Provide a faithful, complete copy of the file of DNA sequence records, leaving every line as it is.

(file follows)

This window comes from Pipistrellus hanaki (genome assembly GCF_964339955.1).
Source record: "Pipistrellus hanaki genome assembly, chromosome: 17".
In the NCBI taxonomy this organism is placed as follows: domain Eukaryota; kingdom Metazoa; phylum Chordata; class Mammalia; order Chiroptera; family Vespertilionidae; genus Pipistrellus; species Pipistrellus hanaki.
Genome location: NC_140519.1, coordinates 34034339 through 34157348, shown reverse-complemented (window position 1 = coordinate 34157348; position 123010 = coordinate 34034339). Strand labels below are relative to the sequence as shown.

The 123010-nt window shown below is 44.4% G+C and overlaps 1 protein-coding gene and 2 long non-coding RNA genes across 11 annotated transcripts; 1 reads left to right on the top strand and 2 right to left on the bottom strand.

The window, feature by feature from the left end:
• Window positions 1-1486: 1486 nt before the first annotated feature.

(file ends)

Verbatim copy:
This window comes from Pipistrellus hanaki (genome assembly GCF_964339955.1).
Source record: "Pipistrellus hanaki genome assembly, chromosome: 17".
In the NCBI taxonomy this organism is placed as follows: domain Eukaryota; kingdom Metazoa; phylum Chordata; class Mammalia; order Chiroptera; family Vespertilionidae; genus Pipistrellus; species Pipistrellus hanaki.
Genome location: NC_140519.1, coordinates 34034339 through 34157348, shown reverse-complemented (window position 1 = coordinate 34157348; position 123010 = coordinate 34034339). Strand labels below are relative to the sequence as shown.

The 123010-nt window shown below is 44.4% G+C and overlaps 1 protein-coding gene and 2 long non-coding RNA genes across 11 annotated transcripts; 1 reads left to right on the top strand and 2 right to left on the bottom strand.

The window, feature by feature from the left end:
• Window positions 1-1486: 1486 nt before the first annotated feature.